Show simple item record

dc.contributor.advisorMcIntyre, Laureen
dc.creatorNordstrom, Almasa 1990-
dc.date.accessioned2017-08-23T22:14:12Z
dc.date.available2017-08-23T22:14:12Z
dc.date.created2017-10
dc.date.issued2017-07-18
dc.date.submittedOctober 2017
dc.identifier.urihttp://hdl.handle.net/10388/8042
dc.description.abstractParental satisfaction of, and involvement, in early intervention programs is important for child success and promotes resilience in parents and children (Fantuzzo et al., 2006). Early intervention programs and parental involvement are especially significant for children with exceptionalities (Bradshaw, 2013; Dawson et al., 2010, Gerber et al., 2011; Robertson et al., 1999). This study investigated parents’ satisfaction and involvement with their child’s early intervention program. Specifically, the differences between parental characteristics and satisfaction levels was examined, as well as parents’ perceptions of the factors that helped and challenged their involvement was explored using resiliency theory. Parents/primary caregivers (n = 100) of students who were 3 to 6 years old and in daycare, prekindergarten, or kindergarten completed an adapted version of the Parent Satisfaction Educational Experiences Scale (Fantuzzo et al., 2006) and responded to a series of open-ended questions related to the factors limiting or helping their involvement. No significant differences were found in satisfaction or involvement when looking at the child’s age, parent’s age, and the parent’s highest educational level. Thematic analyses of parents’ responses to posed open-ended question found that while many parents had positive experiences with the teacher and their child’s program, some parents reported lack of communication with the teacher and personal factors as negatively affecting their involvement. This research provides an initial exploration of what parents value and how their involvement affects their perception of their child’s program. This provides initial feedback on how educators and policy makers can improve programming, communication, and increase parental involvement which may positively influence parental satisfaction. Further research is needed to explore the dynamic parent-teacher relationship and how parents’ involvement fits into their child’s early intervention program.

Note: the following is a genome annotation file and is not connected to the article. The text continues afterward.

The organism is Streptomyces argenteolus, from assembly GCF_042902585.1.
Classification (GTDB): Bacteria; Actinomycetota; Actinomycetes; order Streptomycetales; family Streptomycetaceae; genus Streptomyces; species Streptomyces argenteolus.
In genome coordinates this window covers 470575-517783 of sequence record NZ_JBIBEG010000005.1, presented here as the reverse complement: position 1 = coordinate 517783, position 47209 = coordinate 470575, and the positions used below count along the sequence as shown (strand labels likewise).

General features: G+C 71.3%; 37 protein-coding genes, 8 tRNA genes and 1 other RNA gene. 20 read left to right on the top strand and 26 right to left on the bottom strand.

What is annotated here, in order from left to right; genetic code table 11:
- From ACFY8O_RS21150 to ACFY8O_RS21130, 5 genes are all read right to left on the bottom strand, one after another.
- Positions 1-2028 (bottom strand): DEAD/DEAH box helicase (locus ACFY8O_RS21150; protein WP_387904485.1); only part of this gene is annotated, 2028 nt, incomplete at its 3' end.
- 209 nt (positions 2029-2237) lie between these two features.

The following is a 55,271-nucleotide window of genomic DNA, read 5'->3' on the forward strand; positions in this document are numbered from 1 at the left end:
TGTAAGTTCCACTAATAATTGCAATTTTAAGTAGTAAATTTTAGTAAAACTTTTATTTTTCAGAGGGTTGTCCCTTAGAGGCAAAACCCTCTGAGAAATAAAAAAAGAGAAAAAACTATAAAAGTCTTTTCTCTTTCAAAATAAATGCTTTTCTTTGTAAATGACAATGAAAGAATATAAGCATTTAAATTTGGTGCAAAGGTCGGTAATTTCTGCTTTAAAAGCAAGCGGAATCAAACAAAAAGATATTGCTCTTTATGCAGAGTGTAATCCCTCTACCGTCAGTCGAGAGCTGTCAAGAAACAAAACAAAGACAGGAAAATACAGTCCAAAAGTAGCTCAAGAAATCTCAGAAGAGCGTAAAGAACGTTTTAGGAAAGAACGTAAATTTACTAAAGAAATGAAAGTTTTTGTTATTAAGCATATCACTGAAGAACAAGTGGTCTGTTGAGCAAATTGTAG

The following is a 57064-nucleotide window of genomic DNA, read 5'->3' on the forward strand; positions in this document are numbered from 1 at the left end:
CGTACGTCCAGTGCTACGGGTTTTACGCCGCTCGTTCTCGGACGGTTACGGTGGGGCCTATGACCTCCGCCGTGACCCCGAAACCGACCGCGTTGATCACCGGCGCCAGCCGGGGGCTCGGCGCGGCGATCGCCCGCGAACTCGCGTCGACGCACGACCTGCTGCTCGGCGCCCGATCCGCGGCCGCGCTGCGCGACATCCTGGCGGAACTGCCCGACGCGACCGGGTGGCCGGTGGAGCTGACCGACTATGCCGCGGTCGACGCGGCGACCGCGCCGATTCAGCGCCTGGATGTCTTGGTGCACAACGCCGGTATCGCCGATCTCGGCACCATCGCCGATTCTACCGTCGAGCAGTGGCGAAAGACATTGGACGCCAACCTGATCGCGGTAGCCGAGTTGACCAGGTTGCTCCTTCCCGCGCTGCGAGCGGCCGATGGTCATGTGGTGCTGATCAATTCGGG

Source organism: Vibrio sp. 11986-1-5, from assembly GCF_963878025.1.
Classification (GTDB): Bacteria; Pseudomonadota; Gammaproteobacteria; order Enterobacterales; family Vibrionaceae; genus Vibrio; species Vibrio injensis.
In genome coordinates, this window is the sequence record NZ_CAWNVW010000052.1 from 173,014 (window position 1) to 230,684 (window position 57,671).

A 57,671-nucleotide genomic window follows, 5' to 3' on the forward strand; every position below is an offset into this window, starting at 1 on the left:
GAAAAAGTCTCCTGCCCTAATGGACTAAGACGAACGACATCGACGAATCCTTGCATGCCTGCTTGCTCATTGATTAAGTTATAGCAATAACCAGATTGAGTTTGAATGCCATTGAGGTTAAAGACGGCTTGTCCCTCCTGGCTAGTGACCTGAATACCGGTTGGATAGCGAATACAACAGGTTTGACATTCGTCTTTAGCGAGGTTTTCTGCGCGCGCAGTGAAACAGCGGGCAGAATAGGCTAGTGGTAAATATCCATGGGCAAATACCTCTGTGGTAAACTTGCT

dc.format.mimetypeapplication/pdf
dc.subjectparental satisfaction
dc.subjectparental involvement
dc.subjectearly intervention programs
dc.titleEarly Intervention Experiences: Parental Satisfaction, Involvement, and Perception of Quality
dc.typeThesis
dc.date.updated2017-08-23T22:14:12Z
thesis.degree.departmentEducational Psychology and Special Education
thesis.degree.disciplineSpecial Education
thesis.degree.grantorUniversity of Saskatchewan
thesis.degree.levelMasters
thesis.degree.nameMaster of Education (M.Ed.)
dc.type.materialtext
dc.contributor.committeeMemberClaypool, Tim
dc.contributor.committeeMemberHellsten, Laurie
dc.contributor.committeeMemberBalzer, Geraldine
dc.creator.orcid0000-0002-3388-8726


Files in this item

Thumbnail

This item appears in the following Collection(s)

Show simple item record